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About Actos

Manufactured by Takeda Pharmaceuticals, Actos, or pioglitazone, is a type 2 diabetes medication that is the subject of more than 3,000 lawsuits in the United States. Sold in the U.S. since 1999, Actos has been linked to severe, possibly lethal side effects.

How Actos works

Actos pillsType two diabetics cannot properly regulate their blood sugar (glucose) levels. For some, the only effective way to manage the disease’s symptoms is through medication. Actos, a member of the thiazolidinedione (TZD) drug class, helps sensitize the body to available insulin. As a result, sugar travels through the body’s cells more effectively, normalizing blood glucose levels. Actos may be used with other diabetes medications, including insulin and metformin.

Takeda sales suffered after studies showed links to severe Actos side effects, which in some cases were more life-threatening than the diabetes the drug was meant to treat.

Actos has been shown to create an increased risk of:

  • Bladder cancer
  • Congestive heart failure
  • Bone fractures

Due to these side effects, Takeda is the defendant in thousands of Actos lawsuits in state and federal courts across the country, including those which have been consolidated into multidistrict litigation (MDL).

Severe side effects linked to Actos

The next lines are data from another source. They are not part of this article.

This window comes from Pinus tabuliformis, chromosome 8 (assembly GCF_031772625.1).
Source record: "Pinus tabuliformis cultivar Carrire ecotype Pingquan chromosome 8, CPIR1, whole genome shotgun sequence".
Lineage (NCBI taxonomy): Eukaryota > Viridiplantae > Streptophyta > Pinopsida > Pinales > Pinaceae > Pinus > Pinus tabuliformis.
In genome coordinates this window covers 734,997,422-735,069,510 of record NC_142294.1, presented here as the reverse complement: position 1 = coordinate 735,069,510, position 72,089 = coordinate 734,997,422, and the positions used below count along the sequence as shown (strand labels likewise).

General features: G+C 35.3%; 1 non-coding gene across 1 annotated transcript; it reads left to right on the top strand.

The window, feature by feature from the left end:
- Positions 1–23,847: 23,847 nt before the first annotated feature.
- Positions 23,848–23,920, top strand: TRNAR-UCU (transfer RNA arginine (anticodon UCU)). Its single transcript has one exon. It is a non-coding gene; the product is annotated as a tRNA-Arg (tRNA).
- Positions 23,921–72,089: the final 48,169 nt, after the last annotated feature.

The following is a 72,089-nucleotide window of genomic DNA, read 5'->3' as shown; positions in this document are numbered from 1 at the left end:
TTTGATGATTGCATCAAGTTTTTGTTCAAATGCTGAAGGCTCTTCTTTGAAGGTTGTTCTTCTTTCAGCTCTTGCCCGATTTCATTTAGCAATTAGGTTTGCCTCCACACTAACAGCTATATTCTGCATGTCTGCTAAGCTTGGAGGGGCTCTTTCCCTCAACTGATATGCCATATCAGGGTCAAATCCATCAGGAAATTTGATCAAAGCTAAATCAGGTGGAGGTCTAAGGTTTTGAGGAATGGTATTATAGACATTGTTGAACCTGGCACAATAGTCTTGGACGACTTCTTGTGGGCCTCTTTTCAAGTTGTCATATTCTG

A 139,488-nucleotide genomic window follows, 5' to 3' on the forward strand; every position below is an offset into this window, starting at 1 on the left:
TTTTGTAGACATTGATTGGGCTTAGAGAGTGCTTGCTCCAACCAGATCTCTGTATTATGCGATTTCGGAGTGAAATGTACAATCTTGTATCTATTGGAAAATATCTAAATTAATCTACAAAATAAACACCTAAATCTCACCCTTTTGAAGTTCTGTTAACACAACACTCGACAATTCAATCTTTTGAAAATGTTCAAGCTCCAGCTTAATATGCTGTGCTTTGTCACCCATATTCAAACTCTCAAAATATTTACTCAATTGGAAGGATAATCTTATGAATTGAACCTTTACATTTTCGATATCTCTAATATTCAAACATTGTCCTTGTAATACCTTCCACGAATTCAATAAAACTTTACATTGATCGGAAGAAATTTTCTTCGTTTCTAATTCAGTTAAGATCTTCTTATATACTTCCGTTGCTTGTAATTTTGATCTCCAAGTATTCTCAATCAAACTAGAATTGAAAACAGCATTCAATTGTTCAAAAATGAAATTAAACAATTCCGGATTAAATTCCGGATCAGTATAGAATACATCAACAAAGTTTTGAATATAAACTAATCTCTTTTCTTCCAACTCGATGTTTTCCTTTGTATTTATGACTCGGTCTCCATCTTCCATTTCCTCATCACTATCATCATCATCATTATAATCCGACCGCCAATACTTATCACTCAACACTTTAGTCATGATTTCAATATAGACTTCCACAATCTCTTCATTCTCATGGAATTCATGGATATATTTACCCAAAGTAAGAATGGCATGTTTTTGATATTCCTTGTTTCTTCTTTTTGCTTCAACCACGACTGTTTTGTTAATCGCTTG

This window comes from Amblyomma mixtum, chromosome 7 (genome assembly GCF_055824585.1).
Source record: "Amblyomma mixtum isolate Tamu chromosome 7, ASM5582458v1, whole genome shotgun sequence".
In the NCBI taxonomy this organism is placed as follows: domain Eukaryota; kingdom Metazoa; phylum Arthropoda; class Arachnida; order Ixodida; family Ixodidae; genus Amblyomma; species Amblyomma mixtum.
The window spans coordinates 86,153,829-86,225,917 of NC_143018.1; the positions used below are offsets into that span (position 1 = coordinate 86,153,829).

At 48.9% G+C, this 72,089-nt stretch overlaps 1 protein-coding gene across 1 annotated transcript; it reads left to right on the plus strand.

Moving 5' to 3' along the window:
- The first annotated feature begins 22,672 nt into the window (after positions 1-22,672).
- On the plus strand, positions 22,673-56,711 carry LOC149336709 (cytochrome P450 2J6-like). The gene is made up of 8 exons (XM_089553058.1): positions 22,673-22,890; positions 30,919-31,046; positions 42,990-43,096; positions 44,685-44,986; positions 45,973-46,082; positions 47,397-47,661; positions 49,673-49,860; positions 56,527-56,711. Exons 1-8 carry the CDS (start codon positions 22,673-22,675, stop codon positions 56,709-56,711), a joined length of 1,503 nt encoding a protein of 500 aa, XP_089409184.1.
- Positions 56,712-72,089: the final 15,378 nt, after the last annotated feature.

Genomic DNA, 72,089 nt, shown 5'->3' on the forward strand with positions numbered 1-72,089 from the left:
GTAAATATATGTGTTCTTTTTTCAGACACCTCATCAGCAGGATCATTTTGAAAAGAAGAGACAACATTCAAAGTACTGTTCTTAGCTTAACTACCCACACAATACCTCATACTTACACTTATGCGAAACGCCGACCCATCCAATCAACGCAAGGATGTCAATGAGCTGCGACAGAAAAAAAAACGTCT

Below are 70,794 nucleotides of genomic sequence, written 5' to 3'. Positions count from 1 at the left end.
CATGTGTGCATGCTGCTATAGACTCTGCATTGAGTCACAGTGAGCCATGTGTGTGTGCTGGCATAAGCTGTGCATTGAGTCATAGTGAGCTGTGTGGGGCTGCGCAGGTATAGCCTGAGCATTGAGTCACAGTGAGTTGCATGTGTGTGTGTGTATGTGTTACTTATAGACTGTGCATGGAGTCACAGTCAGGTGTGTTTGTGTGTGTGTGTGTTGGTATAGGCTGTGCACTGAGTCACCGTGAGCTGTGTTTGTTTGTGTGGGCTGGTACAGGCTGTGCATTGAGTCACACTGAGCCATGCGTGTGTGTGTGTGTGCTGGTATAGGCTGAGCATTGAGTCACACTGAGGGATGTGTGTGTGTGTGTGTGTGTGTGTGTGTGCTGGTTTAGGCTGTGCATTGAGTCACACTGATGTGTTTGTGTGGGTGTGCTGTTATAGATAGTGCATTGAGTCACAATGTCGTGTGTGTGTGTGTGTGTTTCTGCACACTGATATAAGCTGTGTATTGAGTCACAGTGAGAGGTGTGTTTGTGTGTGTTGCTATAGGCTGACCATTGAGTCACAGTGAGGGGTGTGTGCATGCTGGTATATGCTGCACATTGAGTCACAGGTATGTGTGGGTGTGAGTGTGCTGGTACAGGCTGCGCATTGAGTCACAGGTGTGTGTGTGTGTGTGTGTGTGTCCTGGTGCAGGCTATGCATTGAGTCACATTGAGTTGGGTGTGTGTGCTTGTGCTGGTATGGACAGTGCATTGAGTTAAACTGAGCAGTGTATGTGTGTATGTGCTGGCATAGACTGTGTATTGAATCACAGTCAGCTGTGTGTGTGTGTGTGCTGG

Complications from Actos use include bladder cancer, bone fractures, heart failure, macular edema and lactic acidosis, among other complaints.

Actos and bladder cancer

The link between Actos and bladder cancer is unknown. One theory is that since pioglitazone influences DNA transcription and other genetic processes, it may cause gene mutation or other genetic defects that leads to the development of bladder cancer.

Several statistics have been release that tend to support the notion of a link:

  • Actos increased bladder cancer risk by 83%, according to a British Medical Journal article published in May 2012.
  • In the U.S, the FDA found patients who took Actos in high doses or longer than a year increased their risk of bladder cancer by 40%. That was a finding the FDA released in 2011, part of results from the first five years of a ten-year Actos study.
  • In August 2011 the FDA updated its warning for Actos (see below). It advised that Actos should not be prescribed to patients with active bladder cancer or a history of bladder cancer.
  • France and Germany suspended the sales and use of Actos in June 2011 because of the high risk of health complications. No similar Actos recall has been issued anywhere else in the world at this time.

Congestive heart failure

Actos use can cause weight gain and fluid retention, stressing the respiratory system and the heart. Actos can lead to or worsen heart problems in patients at risk for congestive heart failure, or those who have already been diagnosed with the condition.

In 2007, the medical journal Lancet published a study showing an increased risk of heart failure for those taking Actos who are already at a high risk of the disease. Almost 10% of all Actos patients reported overnight hospitalization due to congestive heart failure, a later, post-marketing safety study concluded.

The FDA issued a black box warning (used for medications that present a significant possibility of harmful side effects that cause severe, life-threatening complications) for Actos in 2007. The FDA warned that, “continuation of [Actos use] has been associated with poor outcomes, including death.” The agency also advised healthcare professionals to closely watch for any signs or symptoms of heart failure in patients taking Actos.